But can you relax when visiting these food metropolises?
Absolutely. I’m at my best when I’m on vacation. That’s when you stumble upon the fun things. For me travelling starts when something goes wrong and you get side tracked. That’s when the fun begins. It’s dirty and marvellous.

What is the first thing you look at when walking into a restaurant?
I try to capture the feeling of the place. Get a sense of the whole concept. Then I look at the details.

How important is design when you create something new?
Incredibly important! Today everything is design, even the bread and the butter is part of the overall design. But it can never be allowed to become more important than the human being that is going to spend time, have fun and socialize in your restaurant.

Do you have any role models when it comes to design?
No, not really. I like when things have a history. We can never buy time and there is something beautiful with old things, old spaces. Things that carry a history are beautiful.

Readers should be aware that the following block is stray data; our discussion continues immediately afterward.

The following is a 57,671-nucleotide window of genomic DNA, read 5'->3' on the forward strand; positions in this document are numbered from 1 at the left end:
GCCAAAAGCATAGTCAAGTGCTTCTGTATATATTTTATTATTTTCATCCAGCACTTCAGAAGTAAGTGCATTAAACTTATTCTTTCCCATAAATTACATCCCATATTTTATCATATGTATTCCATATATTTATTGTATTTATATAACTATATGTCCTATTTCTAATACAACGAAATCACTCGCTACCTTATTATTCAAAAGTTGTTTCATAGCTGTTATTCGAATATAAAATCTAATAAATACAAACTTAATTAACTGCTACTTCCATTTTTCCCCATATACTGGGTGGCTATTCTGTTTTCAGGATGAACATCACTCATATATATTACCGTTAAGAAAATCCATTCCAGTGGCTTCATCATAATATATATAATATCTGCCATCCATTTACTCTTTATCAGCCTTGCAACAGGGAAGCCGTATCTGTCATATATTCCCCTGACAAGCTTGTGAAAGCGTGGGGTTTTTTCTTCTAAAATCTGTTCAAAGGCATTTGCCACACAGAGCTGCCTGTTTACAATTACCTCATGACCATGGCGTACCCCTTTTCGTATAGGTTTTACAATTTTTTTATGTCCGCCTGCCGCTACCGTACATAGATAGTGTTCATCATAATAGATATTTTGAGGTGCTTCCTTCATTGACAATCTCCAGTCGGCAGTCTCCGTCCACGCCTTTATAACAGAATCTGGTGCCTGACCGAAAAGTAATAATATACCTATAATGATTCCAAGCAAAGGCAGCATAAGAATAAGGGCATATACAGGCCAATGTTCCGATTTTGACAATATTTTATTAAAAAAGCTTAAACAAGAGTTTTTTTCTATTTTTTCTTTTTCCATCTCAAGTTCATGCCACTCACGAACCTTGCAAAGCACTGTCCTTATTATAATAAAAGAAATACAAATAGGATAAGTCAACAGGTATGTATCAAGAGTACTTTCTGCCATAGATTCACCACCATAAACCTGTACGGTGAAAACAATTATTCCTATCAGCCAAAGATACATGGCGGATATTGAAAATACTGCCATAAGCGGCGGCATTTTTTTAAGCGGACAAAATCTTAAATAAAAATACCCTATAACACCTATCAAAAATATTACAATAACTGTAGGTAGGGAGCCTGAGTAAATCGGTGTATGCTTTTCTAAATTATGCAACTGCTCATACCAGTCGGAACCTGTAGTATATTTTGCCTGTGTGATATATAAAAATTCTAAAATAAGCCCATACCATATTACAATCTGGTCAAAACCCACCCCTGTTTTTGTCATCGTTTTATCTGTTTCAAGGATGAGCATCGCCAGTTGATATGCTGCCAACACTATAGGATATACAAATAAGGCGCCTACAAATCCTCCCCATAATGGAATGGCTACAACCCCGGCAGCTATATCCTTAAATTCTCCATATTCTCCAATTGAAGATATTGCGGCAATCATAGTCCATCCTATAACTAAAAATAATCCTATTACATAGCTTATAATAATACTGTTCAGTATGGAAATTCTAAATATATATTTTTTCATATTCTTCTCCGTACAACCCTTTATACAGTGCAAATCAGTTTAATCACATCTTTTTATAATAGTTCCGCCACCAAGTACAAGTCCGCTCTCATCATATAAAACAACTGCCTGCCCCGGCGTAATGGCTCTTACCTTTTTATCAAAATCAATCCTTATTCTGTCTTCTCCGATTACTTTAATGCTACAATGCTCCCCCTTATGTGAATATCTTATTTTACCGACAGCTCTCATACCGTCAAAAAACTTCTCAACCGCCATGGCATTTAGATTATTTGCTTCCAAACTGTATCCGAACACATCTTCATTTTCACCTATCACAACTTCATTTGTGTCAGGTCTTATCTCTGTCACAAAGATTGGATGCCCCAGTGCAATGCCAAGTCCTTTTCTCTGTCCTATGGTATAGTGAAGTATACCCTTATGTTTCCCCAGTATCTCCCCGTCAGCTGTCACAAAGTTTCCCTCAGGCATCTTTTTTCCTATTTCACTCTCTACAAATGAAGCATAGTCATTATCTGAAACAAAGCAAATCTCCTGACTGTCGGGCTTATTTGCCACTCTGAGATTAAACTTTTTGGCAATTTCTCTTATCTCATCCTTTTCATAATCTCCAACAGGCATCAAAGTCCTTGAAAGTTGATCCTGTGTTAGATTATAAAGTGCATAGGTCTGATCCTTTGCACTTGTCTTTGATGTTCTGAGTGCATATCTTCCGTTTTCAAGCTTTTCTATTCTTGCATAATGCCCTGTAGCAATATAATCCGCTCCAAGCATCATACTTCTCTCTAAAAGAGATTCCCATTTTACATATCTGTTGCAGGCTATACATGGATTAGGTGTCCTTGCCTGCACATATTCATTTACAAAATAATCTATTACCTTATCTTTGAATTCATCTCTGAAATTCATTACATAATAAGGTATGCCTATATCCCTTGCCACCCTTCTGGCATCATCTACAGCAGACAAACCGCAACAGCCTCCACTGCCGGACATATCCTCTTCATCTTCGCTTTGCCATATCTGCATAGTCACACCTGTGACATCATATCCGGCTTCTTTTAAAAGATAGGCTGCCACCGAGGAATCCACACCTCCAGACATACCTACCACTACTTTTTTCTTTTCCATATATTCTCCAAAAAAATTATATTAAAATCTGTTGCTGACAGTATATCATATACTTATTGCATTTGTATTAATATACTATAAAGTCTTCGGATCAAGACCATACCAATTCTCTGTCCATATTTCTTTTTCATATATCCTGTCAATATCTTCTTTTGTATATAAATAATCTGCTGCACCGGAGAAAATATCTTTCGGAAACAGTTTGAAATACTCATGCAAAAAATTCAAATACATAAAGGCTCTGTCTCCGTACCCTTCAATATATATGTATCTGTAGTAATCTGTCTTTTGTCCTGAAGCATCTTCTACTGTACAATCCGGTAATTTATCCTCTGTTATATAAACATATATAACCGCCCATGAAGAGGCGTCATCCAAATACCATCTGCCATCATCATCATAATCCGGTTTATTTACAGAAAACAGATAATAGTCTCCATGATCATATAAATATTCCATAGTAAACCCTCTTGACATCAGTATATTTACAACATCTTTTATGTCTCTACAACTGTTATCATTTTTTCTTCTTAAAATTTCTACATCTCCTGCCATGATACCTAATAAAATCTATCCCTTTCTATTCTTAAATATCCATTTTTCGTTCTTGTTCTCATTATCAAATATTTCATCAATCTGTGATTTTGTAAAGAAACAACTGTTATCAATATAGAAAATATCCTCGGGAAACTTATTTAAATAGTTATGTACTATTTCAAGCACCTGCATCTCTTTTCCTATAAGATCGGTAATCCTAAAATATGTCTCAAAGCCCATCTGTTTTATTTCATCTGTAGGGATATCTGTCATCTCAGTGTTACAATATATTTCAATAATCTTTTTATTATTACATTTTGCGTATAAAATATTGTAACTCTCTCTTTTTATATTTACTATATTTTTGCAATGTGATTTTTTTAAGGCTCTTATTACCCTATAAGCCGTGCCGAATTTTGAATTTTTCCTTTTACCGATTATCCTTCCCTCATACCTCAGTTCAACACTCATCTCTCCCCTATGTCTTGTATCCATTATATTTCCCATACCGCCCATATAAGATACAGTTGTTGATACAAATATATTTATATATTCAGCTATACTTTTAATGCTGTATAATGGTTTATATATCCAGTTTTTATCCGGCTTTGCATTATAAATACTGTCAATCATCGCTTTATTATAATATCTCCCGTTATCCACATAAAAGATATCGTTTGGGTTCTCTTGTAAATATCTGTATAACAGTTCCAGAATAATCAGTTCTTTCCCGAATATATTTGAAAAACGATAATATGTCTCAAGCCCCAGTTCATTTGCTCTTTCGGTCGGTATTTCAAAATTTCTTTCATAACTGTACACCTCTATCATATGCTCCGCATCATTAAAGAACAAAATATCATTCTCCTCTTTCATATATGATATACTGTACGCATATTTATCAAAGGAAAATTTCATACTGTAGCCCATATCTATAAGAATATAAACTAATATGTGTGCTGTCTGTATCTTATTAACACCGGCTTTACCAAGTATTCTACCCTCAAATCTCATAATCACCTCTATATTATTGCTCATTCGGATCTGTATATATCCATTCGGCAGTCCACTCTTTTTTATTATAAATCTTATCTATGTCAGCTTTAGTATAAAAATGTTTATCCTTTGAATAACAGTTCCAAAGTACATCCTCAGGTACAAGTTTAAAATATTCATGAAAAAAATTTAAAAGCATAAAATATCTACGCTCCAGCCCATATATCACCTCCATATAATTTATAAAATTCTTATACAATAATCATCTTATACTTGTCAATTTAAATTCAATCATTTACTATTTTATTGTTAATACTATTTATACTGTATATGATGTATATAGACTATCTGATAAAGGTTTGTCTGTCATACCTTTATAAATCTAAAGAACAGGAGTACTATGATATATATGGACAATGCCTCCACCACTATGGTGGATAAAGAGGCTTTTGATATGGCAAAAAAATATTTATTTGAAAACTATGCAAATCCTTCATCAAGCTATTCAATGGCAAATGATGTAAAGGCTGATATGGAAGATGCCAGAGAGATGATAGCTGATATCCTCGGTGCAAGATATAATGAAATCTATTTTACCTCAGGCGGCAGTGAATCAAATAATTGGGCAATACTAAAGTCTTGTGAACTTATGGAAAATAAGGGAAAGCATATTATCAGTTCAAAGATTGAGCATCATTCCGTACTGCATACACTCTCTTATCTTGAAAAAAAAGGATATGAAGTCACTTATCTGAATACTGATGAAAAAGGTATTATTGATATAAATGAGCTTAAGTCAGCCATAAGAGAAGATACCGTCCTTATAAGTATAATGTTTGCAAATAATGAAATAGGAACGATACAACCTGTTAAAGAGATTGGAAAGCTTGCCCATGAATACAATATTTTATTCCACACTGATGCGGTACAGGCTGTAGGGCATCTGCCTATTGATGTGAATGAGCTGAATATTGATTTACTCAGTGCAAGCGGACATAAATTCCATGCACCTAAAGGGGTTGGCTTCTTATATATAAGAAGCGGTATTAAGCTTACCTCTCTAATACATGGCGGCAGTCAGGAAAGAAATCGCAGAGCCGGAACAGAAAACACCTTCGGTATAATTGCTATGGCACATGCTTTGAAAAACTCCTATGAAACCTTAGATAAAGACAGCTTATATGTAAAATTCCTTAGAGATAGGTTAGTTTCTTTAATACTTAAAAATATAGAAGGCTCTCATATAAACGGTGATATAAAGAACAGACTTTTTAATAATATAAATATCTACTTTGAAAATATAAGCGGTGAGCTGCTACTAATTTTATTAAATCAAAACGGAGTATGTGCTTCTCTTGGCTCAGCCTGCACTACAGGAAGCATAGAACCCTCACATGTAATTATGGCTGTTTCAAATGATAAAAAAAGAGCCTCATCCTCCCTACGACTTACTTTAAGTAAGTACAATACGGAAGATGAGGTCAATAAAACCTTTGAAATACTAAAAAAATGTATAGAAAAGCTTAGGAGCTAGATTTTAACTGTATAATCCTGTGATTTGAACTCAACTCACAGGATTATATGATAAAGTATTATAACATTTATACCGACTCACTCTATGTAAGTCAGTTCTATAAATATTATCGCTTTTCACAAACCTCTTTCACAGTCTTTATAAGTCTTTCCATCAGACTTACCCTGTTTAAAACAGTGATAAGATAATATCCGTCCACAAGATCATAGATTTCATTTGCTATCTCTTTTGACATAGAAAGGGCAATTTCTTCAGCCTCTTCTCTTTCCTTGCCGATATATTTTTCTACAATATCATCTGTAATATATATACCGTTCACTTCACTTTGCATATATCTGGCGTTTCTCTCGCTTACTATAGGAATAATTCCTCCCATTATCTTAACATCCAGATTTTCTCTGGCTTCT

How would you define your personal design style?
I like to have things neat and in order, but not to the point that it feels stiff. Structured chaos. I like structured chaos.

When you plan to open a new restaurant, do you have a clear idea of what it will be or do you have a specific process to work by?
For me it’s the feeling in the space that has to determine what type of restaurant we should do. Some spaces are just better suited for a certain type of restaurant. Of course there are other things to consider such as trends, location, etc.

And how sensitive to trends do you have to be?
You need to build it on a good idea. There must be something authentic and true in that idea. You can’t be too trendy. It is too short sighted. You want to create something classical that lasts. A restaurant needs to mature and develop. It can never be “done” on day one.

Why not?
Because it’s a living place! You need to feel your way and make adjustments as you go. There must be energy and life in a restaurant. You need to feel that it lives. Just like a home. A home only feels nice if you live in it. A home can be beautiful but stiff if you feel that no one lives there. There must be room for defects and flaws.